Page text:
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St Paul’s Cathedral Historical Facts and Pictures

Seat of the Bishop of London, the St. Paul’s Cathedral is situated at the crest of Ludgate Hill, the topmost point of London. Dedicated to Paul the Apostle, St. Paul’s Cathedral is also the mother church of the Diocese of London. Although it was founded in 604 AD, the present structure of the church follows the design of English-Baroque style made by Sir Christopher Wren in the 17th century.

St. Paul's Cathedral Pictures

St. Paul’s Cathedral Pictures

St. Paul's Cathedral Plan

St. Paul’s Cathedral Plan

St. Paul's Cathedral

St. Paul’s Cathedral

Architecture and Design

The church was originally a Romanesque structure during the Anglo-Saxon age, which was destroyed by a fire in 1087. The Normans reconstructed the church, which was recognized as the Old St. Paul’s Cathedral. The new structure was consecrated in 1240 and the architectural style had undergone a change from Romanesque to Gothic.

St. Paul's Cathedral South West Tower Clock and Bell

St. Paul’s Cathedral South West Tower Clock and Bell

St. Paul's Cathedral West Front

St. Paul’s Cathedral West Front

The Gilt Statue at the Top of St Paul's Cathedral

The Gilt Statue at the Top of St Paul’s Cathedral

The present structure of the cathedral was constructed by Christopher Wren replacing the Old St. Paul’s. The present structure had gone through 5 phases of design. The first was a rectangular structure representing the Basilica form. The second appeared to have been a Greek cross, but was believed by the clerics not fulfilling the necessities of Anglican liturgy. Retaining the Greek cross, the third model of plaster and oak embodied the “Great Model” of 1673. However, it was criticized for being too dissimilar from other English churches. Known as the Warrant design for being affixed by a Royal warrant, in the fourth design Wren reconciled with the predominant Gothic style of the English churches. The final design consisted of several changes and strongly resembles the St. Peter’s Basilica in Rome.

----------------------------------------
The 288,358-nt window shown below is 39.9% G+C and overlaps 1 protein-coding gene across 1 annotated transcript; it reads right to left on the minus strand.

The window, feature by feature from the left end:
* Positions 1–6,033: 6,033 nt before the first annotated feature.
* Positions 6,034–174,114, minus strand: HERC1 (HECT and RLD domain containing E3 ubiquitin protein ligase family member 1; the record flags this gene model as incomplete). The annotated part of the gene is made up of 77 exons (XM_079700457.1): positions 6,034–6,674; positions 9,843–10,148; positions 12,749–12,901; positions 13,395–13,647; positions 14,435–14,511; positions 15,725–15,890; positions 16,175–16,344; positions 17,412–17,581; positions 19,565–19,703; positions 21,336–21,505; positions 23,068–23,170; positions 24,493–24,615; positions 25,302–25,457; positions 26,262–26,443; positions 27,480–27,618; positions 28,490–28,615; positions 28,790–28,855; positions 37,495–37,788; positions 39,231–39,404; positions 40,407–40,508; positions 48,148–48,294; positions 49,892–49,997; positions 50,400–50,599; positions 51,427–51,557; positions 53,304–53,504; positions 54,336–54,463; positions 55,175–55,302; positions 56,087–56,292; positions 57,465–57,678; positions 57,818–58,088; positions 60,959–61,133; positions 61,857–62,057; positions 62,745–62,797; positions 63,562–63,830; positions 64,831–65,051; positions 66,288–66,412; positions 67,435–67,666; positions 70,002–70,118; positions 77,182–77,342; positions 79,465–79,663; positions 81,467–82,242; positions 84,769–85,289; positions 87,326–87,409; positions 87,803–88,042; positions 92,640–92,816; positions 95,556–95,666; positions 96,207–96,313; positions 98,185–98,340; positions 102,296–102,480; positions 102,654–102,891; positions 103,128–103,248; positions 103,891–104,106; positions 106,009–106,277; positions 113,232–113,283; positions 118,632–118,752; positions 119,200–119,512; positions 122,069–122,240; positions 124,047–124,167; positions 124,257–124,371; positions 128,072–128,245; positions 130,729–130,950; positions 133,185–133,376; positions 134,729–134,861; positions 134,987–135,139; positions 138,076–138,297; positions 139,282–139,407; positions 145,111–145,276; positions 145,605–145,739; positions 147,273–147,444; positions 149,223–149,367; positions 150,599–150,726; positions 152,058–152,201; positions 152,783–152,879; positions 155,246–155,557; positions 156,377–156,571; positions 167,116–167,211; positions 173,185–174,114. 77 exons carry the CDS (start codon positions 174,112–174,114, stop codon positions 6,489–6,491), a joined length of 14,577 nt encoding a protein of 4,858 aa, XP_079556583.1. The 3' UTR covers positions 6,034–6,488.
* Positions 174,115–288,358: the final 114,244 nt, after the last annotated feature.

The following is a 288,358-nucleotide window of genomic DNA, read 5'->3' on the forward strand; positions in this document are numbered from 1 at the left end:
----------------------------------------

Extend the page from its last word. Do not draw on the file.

St. Paul's Cathedral at Night

St. Paul’s Cathedral at Night

St. Paul's Cathedral Images

St. Paul’s Cathedral Images

St. Paul's Cathedral Photos

St. Paul’s Cathedral Photos

The Dome of St. Paul's Cathedral

The Dome of St. Paul’s Cathedral

Interior of St. Paul’s Cathedral

The interior of the cathedral occupies a choir and a nave, in each of the three bays. Consisting of Corinthian pilasters an arcade of piers separate the 91 ft. high nave. The vaults of the choir exemplify lavishly decorated mosaic designs, executed by Sir William Blake Richmond.

St. Paul's Cathedral High Altar

St. Paul’s Cathedral High Altar

St. Paul's Cathedral Interior Dome

St. Paul’s Cathedral Interior Dome

St. Paul's Cathedral Whispering Gallery

St. Paul’s Cathedral Whispering Gallery

The South Choir Organ

The South Choir Organ

Dominating the skyline of London for three hundred years, St. Paul’s Cathedral is one of the most recognizable sights in the city. This is the second largest church in United Kingdom after Liverpool Cathedral and was also the tallest building in London from 1710 to 1962.

St. Paul's Whispering Gallery

St. Paul’s Whispering Gallery

The Choir  Looking Towards the Nave

The Choir Looking Towards the Nave

The Choir Looking East

The Choir Looking East

The Nave Looking Towards the Choir

The Nave Looking Towards the Choir



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Quick Info

Religious, Cultural


English Baroque, Renaissance architecture
Christopher Wren, Lorenzo Gafà
St. Paul's Churchyard, London EC4M 8AD, United Kingdom
111 m
8.30 am—4.00 pm